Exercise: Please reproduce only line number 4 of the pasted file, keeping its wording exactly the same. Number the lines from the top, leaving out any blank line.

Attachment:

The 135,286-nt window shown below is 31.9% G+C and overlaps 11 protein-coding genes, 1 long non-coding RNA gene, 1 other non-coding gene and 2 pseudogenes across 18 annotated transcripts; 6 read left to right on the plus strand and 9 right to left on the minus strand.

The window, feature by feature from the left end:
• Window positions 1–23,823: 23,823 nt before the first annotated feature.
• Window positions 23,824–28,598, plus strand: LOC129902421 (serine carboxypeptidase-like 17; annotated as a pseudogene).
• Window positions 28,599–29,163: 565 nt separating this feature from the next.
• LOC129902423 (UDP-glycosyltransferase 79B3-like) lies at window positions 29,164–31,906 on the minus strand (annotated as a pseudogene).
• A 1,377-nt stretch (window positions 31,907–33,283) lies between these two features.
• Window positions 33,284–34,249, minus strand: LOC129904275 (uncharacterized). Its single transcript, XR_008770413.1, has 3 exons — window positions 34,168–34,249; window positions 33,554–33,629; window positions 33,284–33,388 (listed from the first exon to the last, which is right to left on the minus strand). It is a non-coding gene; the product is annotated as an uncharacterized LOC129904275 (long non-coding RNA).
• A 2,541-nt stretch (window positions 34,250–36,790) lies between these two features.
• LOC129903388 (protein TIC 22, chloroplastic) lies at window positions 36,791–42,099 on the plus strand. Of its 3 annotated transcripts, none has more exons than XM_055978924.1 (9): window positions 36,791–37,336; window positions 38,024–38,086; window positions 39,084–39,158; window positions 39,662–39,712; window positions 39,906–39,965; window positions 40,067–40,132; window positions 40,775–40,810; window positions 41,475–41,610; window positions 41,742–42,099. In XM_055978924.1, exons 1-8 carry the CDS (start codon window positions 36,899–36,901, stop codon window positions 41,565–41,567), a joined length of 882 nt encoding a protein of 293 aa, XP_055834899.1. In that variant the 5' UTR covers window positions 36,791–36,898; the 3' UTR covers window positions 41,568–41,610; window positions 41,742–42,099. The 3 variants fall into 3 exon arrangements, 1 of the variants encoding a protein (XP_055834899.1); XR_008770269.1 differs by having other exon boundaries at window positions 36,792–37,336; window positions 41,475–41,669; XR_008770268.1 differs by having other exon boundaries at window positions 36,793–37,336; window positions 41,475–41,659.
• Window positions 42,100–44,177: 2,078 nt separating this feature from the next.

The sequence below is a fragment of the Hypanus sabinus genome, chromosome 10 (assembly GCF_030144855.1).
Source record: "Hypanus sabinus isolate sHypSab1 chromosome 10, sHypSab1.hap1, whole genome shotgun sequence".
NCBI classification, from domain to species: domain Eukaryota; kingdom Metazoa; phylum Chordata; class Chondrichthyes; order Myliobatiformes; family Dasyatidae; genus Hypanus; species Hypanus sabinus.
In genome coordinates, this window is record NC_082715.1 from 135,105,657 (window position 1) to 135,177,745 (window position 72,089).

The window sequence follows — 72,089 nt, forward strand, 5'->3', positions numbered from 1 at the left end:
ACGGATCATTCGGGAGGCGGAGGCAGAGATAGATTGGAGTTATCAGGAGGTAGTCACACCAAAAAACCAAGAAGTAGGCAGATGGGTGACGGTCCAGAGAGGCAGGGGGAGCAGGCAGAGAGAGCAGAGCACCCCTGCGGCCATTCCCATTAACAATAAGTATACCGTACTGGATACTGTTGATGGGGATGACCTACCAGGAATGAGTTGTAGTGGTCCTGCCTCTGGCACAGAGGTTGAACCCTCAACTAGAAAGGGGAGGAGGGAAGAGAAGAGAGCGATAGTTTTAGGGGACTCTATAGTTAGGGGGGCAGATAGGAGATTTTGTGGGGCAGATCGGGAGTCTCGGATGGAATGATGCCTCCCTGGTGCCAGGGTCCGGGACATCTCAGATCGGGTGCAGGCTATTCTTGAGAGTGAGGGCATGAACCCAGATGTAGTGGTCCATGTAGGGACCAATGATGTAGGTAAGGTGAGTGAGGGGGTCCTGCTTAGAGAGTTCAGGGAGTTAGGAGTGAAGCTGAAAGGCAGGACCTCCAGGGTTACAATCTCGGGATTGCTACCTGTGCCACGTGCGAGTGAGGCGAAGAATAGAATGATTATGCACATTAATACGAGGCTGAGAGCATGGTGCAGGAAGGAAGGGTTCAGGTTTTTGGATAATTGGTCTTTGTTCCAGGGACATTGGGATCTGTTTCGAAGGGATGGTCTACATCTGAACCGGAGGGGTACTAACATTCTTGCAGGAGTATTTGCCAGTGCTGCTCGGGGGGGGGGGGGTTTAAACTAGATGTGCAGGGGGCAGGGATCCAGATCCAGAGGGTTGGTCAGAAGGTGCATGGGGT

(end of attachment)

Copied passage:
• Window positions 23,824–28,598, plus strand: LOC129902421 (serine carboxypeptidase-like 17; annotated as a pseudogene).